Arboretum paths: Upcoming free days to visit the Arboretum

Published 7:00 am Wednesday, March 28, 2018

Two great opportunities to visit our public garden for free are coming up in early April. Maybe you’re one of those persons who says, “I’ve always meant to visit the Crosby Arboretum”. If so, please take advantage of one of these events to stop in and see what we are all about!

We can promise you will find many blooms to appreciate if you visit on Sunday, April 8, from 1:00 to 3:00 p.m. for our Strawberries and Cream Festival.

During this annual event, flowering plants such as the orange native flame azalea and the yellow pitcher plants will be at their peak. Enjoy bluegrass music, ice cream, and fresh strawberries in the beautiful outdoor setting of the Pinecote Pavilion.

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The following week, site admission is also free on April 13 and 14 (Friday and Saturday) during our Spring Native Plant Sale, from 10:00 a.m. to 3:00 p.m. each day. Many of the trees, shrubs, and perennials we will offer will be great choices for attracting bees and other pollinators.

At Arboretum plant sales, you will find experts that include Pearl River County Master Gardeners, who can help you pick the native species suited to your landscape once your describe your property’s environmental conditions. Also, check out the new MSU Extension Smart Landscapes website at for some great tips and ideas for designing and managing sustainable, low-care landscapes.

Why should you consider incorporating native plants into your home landscape? One simple answer is that if you choose the plants that prefer to grow in your property’s unique set of site conditions, you’ll end up spending less money and labor to care for your landscape.

Keep in mind that native plants have developed close relationships with, and provide support for, your local wildlife. Insects have specific associations with particular plant species. Native plants will attract a greater variety of insect species to feed on them than ornamental species, and this is actually a good thing. Do you enjoy bird-watching? Most of a baby bird’s diet consists of caterpillars which feed on the nearby native plants.

But, you don’t have to run out and replace of all of your ornamentals with natives. Simply understanding the usefulness and function of native species in the “web of life” is the starting point for creating an ecologically sound property, no matter the size of your yard. Native plants can function as a low-care backdrop for those other eye-catching plants that will continue to call your name when you visit the garden center.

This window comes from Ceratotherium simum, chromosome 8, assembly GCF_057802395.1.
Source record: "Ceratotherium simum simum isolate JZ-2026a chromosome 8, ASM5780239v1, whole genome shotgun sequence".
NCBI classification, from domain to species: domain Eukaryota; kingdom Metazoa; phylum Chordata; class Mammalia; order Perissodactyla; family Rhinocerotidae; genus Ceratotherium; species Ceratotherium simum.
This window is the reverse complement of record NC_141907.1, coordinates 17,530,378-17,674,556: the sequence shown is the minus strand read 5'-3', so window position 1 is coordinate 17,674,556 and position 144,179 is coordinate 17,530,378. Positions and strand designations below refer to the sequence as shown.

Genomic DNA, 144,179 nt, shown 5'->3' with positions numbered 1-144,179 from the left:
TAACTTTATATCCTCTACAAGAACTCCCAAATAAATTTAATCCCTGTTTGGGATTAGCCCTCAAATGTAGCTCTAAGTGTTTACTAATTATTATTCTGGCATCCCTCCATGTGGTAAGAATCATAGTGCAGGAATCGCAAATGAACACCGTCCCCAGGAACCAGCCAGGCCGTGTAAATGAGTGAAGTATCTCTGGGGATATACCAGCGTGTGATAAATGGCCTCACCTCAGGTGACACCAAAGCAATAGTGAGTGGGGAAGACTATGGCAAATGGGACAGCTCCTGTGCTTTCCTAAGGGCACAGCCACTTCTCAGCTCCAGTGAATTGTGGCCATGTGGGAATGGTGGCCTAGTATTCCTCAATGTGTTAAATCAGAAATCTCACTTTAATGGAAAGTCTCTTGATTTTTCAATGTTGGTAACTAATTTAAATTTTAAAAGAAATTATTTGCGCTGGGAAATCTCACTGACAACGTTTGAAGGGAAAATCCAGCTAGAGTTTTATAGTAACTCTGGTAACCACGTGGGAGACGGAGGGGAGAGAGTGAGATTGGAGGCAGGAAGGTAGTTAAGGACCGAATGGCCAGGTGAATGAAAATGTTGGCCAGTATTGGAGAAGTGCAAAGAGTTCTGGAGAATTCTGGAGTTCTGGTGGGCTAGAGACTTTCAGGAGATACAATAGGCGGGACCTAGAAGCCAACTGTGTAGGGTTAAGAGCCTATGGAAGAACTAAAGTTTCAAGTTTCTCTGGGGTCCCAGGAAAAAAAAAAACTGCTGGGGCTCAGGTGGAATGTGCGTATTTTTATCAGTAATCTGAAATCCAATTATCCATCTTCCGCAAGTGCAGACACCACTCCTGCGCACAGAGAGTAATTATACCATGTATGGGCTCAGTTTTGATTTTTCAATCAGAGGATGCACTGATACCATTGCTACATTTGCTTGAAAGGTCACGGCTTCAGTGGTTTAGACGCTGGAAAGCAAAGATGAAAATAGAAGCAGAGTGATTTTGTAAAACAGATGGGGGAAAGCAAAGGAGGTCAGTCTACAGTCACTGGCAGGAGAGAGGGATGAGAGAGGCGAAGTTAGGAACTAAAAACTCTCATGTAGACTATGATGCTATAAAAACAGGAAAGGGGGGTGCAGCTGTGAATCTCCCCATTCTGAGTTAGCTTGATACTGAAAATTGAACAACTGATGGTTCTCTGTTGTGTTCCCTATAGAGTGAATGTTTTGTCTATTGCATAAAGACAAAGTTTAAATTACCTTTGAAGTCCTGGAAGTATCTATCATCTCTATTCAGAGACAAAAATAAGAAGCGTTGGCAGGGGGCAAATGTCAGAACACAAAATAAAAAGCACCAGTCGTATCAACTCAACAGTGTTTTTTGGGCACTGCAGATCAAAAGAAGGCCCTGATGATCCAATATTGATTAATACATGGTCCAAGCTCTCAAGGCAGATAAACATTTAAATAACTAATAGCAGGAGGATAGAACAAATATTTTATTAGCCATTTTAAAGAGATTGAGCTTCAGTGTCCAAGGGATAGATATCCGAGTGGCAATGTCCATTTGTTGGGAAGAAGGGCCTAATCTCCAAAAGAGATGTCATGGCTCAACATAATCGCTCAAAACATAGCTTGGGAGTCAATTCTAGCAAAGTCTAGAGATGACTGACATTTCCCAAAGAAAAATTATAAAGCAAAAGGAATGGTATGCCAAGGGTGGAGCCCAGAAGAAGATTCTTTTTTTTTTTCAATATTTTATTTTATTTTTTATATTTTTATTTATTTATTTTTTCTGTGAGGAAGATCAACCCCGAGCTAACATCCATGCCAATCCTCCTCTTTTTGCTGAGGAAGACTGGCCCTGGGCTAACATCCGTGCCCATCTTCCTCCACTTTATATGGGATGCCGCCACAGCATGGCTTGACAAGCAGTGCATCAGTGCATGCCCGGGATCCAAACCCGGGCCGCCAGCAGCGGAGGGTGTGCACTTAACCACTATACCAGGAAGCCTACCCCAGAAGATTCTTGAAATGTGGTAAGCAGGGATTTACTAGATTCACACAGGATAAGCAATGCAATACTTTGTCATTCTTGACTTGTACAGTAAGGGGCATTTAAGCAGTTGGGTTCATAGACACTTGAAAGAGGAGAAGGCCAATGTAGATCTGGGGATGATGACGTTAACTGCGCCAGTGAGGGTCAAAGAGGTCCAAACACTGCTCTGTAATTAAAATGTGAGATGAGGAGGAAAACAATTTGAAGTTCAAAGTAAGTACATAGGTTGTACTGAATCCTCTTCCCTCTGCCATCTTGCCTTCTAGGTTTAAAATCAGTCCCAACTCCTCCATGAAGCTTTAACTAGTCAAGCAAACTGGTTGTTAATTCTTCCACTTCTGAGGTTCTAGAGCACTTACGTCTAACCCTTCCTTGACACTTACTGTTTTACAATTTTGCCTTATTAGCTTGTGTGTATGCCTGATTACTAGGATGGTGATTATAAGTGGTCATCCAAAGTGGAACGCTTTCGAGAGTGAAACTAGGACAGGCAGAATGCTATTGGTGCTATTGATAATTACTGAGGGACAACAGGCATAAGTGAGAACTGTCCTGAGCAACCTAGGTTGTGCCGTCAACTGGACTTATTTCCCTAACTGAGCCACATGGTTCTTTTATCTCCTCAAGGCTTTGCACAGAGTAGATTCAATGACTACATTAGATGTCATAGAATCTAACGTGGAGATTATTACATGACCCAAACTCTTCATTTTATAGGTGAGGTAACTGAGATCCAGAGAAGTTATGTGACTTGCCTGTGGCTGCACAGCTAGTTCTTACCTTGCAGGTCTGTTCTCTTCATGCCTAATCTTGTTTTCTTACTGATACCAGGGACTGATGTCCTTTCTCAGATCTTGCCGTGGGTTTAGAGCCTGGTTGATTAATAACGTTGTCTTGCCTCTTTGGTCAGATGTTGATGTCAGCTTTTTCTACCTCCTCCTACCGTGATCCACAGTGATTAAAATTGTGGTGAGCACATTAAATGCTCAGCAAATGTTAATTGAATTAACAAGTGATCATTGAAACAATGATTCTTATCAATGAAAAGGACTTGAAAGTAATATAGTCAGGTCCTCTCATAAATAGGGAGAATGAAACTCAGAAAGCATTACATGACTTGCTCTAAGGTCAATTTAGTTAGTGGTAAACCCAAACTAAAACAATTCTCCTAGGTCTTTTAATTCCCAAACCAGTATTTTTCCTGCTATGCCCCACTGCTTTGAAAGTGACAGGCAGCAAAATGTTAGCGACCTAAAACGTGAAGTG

One popular garden plant we’ll have at the sale is the oakleaf hydrangea (Hydrangea quercifolia). While this species has a much narrower spectrum of conditions under which it will flourish, it’s well worth the care taken to situate it properly. The shrub naturally occurs in moist, well-drained areas in the forest understory, and thrives when given these same conditions in your garden. As a young gardener, I remember being awed by large specimens, so stunning in woodland settings. The coarse-textured shrubs towered well over my head, some twice as tall as me, a hint that they can grow to ten feet.

Oakleaf hydrangea has leaves that resemble oak leaves, as you might imagine. But in the spring, the plant has a somewhat comical appearance, because it is deciduous. Like the popular French hydrangeas, they will have a bare and skeletal appearance, with tufts of buds here and there that are just beginning to expand and erupt into young, downy leaves.

If you are not familiar with oakleaf hydrangea, you’re in for a treat. This shrub offers you four seasons of interest in the garden. In the winter, its sculptural branches provide “drama” in your landscape, and the peeling bark on the trunks adds to its beauty.

Situate oakleaf hydrangea in the back of a bed and locate other shorter species in front to capture interest in the winter months, such as a mass of evergreen ferns. As unfurling leaves mature, the shrub develops spectacular white blooms that persist well into the summer. The flower clusters are popular for preserving in glycerin for long-lasting floral arrangements. Finally, the plant provides a spectacular show of burgundy and maroon fall color.

For more information on visiting, call 601-799-2311 or see The Crosby Arboretum is located in Picayune, I-59 Exit 4, at 370 Ridge Road and is open Wednesday through Sunday from 9 a.m. to 5 p.m.